Help! My Puppy Has Hiccups All The Time – Is That Normal?

Hiccups can be super cute to watch at first, but sometimes your pup’s hiccups may be constant. If you’re trying to sleep or do something that requires silence, it can get annoying pretty quickly.

Your puppy probably doesn’t like it very much either! If your puppy is getting hiccups all the time, it may also be concerning for you as a pet owner. Do you need to worry, and is there something that you need to do?

We’re here with all of the answers that you need to work that out. Read on for our guide on why puppies get hiccups all the time, and what you can do about it.

Reasons For Puppies Getting Hiccups

So why do puppies get hiccups? There are actually a number of reasons. The main thing to note is that hiccups in puppies aren’t severe very often, so you most likely won’t need to worry too much.

The hiccups begin because the diaphragm moves abruptly or contracts, generally caused because your dog is excited, or they’ve eaten their food a little too quickly.

It can also happen because your dog is feeling stressed or there’s something that’s irritated their body. Hiccups most frequently occur early in the morning in puppies.

In reality, puppy hiccups are incredibly common, to the point that many professionals say that they are simply a sign that your puppy is growing. It’s just something that they have to deal with as they start to grow bigger.

Some evidence suggests that it can occur in the womb as a way for the fetus to test their breathing, and it’s a habit that just carries on after they’re born. There’s no definitive answer as to why puppies in the womb hiccup, however.

There are situations where hiccups can be a sign of something serious, such as if it’s accompanied by symptoms such as vomiting, coughing or shortness of breath. For the most part though, it’s nothing to worry about.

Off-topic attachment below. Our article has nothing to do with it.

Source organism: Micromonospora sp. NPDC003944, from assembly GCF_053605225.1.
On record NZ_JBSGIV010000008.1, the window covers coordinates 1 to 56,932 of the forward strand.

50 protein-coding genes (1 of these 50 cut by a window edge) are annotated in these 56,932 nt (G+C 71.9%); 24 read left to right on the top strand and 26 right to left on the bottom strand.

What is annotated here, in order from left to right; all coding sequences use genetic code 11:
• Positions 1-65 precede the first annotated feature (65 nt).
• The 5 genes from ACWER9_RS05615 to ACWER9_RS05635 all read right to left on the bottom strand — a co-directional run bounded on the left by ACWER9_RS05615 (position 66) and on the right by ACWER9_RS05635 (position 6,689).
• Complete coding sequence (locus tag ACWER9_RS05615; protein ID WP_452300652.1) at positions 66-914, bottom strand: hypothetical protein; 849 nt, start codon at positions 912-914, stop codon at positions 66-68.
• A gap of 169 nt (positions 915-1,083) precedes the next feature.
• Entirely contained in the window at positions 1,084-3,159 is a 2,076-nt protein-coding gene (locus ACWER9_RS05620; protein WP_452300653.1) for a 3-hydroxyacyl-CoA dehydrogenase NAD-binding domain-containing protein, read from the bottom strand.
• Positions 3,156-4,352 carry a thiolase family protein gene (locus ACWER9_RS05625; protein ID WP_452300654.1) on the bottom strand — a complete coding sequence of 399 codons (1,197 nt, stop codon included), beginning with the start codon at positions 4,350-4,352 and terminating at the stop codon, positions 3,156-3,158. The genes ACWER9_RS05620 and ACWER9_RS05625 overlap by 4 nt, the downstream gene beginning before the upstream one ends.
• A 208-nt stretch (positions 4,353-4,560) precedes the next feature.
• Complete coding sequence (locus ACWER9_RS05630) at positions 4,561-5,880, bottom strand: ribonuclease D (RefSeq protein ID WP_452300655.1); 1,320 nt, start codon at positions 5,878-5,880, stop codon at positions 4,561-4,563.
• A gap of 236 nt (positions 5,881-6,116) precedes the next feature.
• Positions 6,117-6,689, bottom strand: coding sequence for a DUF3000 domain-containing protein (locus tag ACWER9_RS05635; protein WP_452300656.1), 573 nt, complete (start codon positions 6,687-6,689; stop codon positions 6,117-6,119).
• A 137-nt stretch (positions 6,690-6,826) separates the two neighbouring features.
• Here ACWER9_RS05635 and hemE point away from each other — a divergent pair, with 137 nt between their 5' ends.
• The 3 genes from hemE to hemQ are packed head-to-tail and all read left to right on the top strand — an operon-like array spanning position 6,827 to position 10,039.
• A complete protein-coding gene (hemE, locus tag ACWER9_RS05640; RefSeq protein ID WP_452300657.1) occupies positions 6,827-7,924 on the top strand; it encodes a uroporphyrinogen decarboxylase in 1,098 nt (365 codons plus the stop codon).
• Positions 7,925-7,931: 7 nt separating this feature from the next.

The Duration Of The Hiccups

So you may now be wondering how long your puppy is going to keep hiccuping. That’s a great question! In most cases, the hiccuping should subside within around half an hour.

If they do happen to last longer than this on a regular basis then it’s a good idea to check in with your vet, especially if they are coughing a little along with the hiccups.

So how do you know if your dog is hiccuping? Well, they sound a lot like human hiccups do in many respects. You will also notice sudden movements from your dogs like a spasm and sometimes they will burp afterwards. It’s best to look out for the spasm though sincerely you may not hear a thing.

Minimizing The Hiccups

In most cases hiccups for dogs are much like they are for people – they are an inconvenience that happen for a short duration of time and will go away on their own. If you let them ride it out for a few minutes then the hiccups should go away without any intervention.

They generally don’t bother dogs as much as they bother people too. You aren’t likely to see a dog asking someone to get spooked or to do a headstand to get rid of hiccups, after all!

They just let the hiccups run their course and get on with it – it usually doesn’t hurt them. If you are concerned though, there are some things that you can do in order to make them a bit more comfortable.

Don’t Encourage Holding Breath

Whenever we have hiccups, many of us want to do whatever we can to get rid of the annoying hiccups, to the point of holding our breath and all sorts of other wacky shenanigans.

This doesn’t even work for people, so it certainly doesn’t work for dogs. Don’t make them hold their breath or poke out their tongue or anything like that because it will be pointless. It’s just going to hurt them and achieve nothing. 

Eat Slowly

One of the things that can cause hiccups is when your dog is eating and drinking very quickly. Unfortunately, dogs can get very excited around meal time, and this can result in them eating their food rather quickly.